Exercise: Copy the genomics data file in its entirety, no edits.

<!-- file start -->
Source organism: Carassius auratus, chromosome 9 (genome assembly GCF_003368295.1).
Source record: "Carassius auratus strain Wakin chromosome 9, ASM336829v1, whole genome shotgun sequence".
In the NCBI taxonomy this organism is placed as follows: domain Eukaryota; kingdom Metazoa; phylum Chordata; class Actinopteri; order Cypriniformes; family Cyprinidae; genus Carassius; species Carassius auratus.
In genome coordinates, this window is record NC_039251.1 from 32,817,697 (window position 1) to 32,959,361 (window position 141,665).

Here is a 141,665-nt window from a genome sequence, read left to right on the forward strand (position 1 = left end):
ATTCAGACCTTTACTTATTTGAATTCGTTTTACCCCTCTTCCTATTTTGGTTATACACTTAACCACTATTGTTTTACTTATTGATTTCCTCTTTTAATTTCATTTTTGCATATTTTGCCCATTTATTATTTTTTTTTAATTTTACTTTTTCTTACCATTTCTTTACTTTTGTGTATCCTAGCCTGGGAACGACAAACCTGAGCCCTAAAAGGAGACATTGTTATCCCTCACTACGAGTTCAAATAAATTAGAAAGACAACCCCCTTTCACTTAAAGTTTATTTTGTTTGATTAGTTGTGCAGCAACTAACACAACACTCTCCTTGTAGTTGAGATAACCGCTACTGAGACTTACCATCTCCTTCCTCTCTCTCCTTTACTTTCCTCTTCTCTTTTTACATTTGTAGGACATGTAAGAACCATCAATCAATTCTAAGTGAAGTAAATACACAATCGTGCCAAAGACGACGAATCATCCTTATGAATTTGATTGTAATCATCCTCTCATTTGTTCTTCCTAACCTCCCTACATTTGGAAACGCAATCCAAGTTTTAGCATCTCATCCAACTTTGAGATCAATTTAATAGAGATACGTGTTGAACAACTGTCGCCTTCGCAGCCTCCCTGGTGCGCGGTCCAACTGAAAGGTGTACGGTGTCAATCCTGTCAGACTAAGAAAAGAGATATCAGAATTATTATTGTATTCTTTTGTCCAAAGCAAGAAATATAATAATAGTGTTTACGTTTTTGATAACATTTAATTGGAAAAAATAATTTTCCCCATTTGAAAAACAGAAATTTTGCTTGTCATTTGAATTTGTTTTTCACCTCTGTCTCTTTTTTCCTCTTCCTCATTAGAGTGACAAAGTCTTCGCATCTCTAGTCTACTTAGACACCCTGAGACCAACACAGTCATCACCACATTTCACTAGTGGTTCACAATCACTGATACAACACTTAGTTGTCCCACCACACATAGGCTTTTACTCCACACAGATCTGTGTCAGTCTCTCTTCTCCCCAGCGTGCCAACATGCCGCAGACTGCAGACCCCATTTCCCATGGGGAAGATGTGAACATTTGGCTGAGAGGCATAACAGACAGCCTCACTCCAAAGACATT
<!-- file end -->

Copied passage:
Source organism: Carassius auratus, chromosome 9 (genome assembly GCF_003368295.1).
Source record: "Carassius auratus strain Wakin chromosome 9, ASM336829v1, whole genome shotgun sequence".
In the NCBI taxonomy this organism is placed as follows: domain Eukaryota; kingdom Metazoa; phylum Chordata; class Actinopteri; order Cypriniformes; family Cyprinidae; genus Carassius; species Carassius auratus.
In genome coordinates, this window is record NC_039251.1 from 32,817,697 (window position 1) to 32,959,361 (window position 141,665).

Here is a 141,665-nt window from a genome sequence, read left to right on the forward strand (position 1 = left end):
ATTCAGACCTTTACTTATTTGAATTCGTTTTACCCCTCTTCCTATTTTGGTTATACACTTAACCACTATTGTTTTACTTATTGATTTCCTCTTTTAATTTCATTTTTGCATATTTTGCCCATTTATTATTTTTTTTTAATTTTACTTTTTCTTACCATTTCTTTACTTTTGTGTATCCTAGCCTGGGAACGACAAACCTGAGCCCTAAAAGGAGACATTGTTATCCCTCACTACGAGTTCAAATAAATTAGAAAGACAACCCCCTTTCACTTAAAGTTTATTTTGTTTGATTAGTTGTGCAGCAACTAACACAACACTCTCCTTGTAGTTGAGATAACCGCTACTGAGACTTACCATCTCCTTCCTCTCTCTCCTTTACTTTCCTCTTCTCTTTTTACATTTGTAGGACATGTAAGAACCATCAATCAATTCTAAGTGAAGTAAATACACAATCGTGCCAAAGACGACGAATCATCCTTATGAATTTGATTGTAATCATCCTCTCATTTGTTCTTCCTAACCTCCCTACATTTGGAAACGCAATCCAAGTTTTAGCATCTCATCCAACTTTGAGATCAATTTAATAGAGATACGTGTTGAACAACTGTCGCCTTCGCAGCCTCCCTGGTGCGCGGTCCAACTGAAAGGTGTACGGTGTCAATCCTGTCAGACTAAGAAAAGAGATATCAGAATTATTATTGTATTCTTTTGTCCAAAGCAAGAAATATAATAATAGTGTTTACGTTTTTGATAACATTTAATTGGAAAAAATAATTTTCCCCATTTGAAAAACAGAAATTTTGCTTGTCATTTGAATTTGTTTTTCACCTCTGTCTCTTTTTTCCTCTTCCTCATTAGAGTGACAAAGTCTTCGCATCTCTAGTCTACTTAGACACCCTGAGACCAACACAGTCATCACCACATTTCACTAGTGGTTCACAATCACTGATACAACACTTAGTTGTCCCACCACACATAGGCTTTTACTCCACACAGATCTGTGTCAGTCTCTCTTCTCCCCAGCGTGCCAACATGCCGCAGACTGCAGACCCCATTTCCCATGGGGAAGATGTGAACATTTGGCTGAGAGGCATAACAGACAGCCTCACTCCAAAGACATT